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Ode to Ampex: Resurrecting an Audio Dinosaur Part 5

By Steve La Cerra, Mixonline, The Final Chapter

Time flies almost as much as a busy road crew. It’s hard to believe, but it’s been two months since Resurrection, Part 4. The ‘Teens are gone and it’s on to 2020. I hope we navigate the world in 2020 with 20/20.

The resurrected Ampex 351. Photo by Steve La Cerra.

When last we visited this archeological audio adventure, the Ampex Audio Dinosaur was fairly happy. Everything was operating as it should be, but the audio path was noisier than I’d like it to be. Time to take a look at the tubes.

There are a gaggle of tubes inside the Ampex 351 (Okay, it’s really only seven tubes), six of which are in the audio circuitry. The remaining tube is a 6×4 rectifier in the power supply, and that had been replaced with a new old-stock GE firebottle at the start of the project. The audio tubes are either 12AX7, 12AT7 or 12AU7 types, easily available from a multitude of sources (including a box full of questionable spares stored somewhere near my work bench)—and relatively cheap, at prices ranging from 10 to 25 bucks each. Much more reasonable than, say, getting a VF14 tube for your vintage Neumann U47, which now commands a price in the thousands (for the tube, that is).

Ahhh… the lovely glow of warm tubes. Photo by Steve La Cerra.

I decided to replace all six audio tubes with new ones (from a manufacturer whose name I’ll omit to protect their reputation) purchased from a reputable tube dealer. I put them all in, connected a microphone and—the audio path was noisier than it was with the original old tubes(!). It had a high level of hummmmmm that sounded like a ground issue…but wasn’t. Grrrrrr.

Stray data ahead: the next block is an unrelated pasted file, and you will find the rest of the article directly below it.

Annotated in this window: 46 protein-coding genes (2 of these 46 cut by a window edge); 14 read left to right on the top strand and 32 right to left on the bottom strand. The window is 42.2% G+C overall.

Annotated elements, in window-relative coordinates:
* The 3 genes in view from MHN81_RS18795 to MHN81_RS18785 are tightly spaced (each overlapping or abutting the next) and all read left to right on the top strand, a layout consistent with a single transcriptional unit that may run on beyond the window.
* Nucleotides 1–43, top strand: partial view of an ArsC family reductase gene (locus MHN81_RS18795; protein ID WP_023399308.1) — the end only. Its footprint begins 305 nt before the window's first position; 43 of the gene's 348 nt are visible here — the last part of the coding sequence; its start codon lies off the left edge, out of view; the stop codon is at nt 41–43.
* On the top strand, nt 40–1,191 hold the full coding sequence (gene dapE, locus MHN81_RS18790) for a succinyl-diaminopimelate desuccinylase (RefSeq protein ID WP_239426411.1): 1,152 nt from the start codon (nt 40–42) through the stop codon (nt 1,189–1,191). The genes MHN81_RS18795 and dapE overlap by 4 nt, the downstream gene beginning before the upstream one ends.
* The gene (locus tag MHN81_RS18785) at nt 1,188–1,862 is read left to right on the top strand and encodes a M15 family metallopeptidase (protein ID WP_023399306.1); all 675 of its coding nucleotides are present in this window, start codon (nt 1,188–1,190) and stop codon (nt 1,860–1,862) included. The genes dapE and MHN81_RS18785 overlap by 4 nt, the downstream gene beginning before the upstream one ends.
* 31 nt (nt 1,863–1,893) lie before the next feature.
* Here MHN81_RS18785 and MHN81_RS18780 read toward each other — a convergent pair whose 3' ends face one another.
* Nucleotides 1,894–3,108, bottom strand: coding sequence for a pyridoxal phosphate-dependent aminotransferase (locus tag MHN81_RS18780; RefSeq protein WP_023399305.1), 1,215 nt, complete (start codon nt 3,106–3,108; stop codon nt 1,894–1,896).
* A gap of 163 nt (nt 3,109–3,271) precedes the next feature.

I’ve heard stories of tube swapping and replacement. “Try this tube in that socket while you face East.” “Plug this one in first—no, this one—while holding a votive candle and standing on one leg.” “Make sure the sockets are clean and the pins are tight.” That last one actually makes sense. Down the rabbit hole we go.

I had three new 12AX7s for the tubes designated on the circuit boards as V1, V3 and V4. The one in position V4 was particularly noisy, but swapping any of the new 12AX7s into that same position produced the same result: an unacceptably high level of noise. I had an old Sylvania 12AX7 laying around, popped it in, and the noise floor dropped dramatically. Huh?

There’s a tube similar to the 12AX7 called a 5751. It’s a drop-in replacement for a 12AX7 but (depending on who you ask) has somewhat less gain, was created as a high-end 12AX7, is a military spec’d version of the 12AX7, or is used in alien aircraft for radio communication. Since I had already determined that the Ampex 351 has plenty of gain, I wasn’t worried about losing a little bit. I found a new old-stock GE 5751 for a few bucks more than a new 12AX7, placed it into position V4 and the hum disappeared. Yay.

I then decided to try an experiment. I had a pair of new old-stock GE 5814A tubes laying around. I had purchased them for a Rogue Audio home hi-fi preamp that I used to own. They were supposed to be premium-quality, sound great, blah, blah, blah, and when I installed them into the preamp it oscillated with a high-pitched whine that sounded like feedback (this was in the audio path). It was very interesting but I really didn’t care for that particular tone being added to every listening session, so I removed them, stuck them in a drawer and thought I’d probably never use them. The 5814As are (depending on who you ask) an industrial equivalent to the 12AU7, or are used in alien aircraft for teletransportation. I removed the new 12AU7s from the Ampex 351 and installed the 5814As. Not only did they not oscillate, but the noise floor decreased.

The Ampex 351 with a friend from the same era, an RCA 74B ribbon microphone. Photo by Steve La Cerra.

The conclusion is that the Ampex 351 works great, sounds great and now has a low noise floor. As far as the tube replacement antics, the whole thing was a lesson in tube voodoo. I am now firmly convinced that—regardless of price or reported pedigree—the only way to know if a given tube will behave the way it’s supposed to in a given audio circuit is to put it in and listen. There’s a novel idea. Happy New Year!





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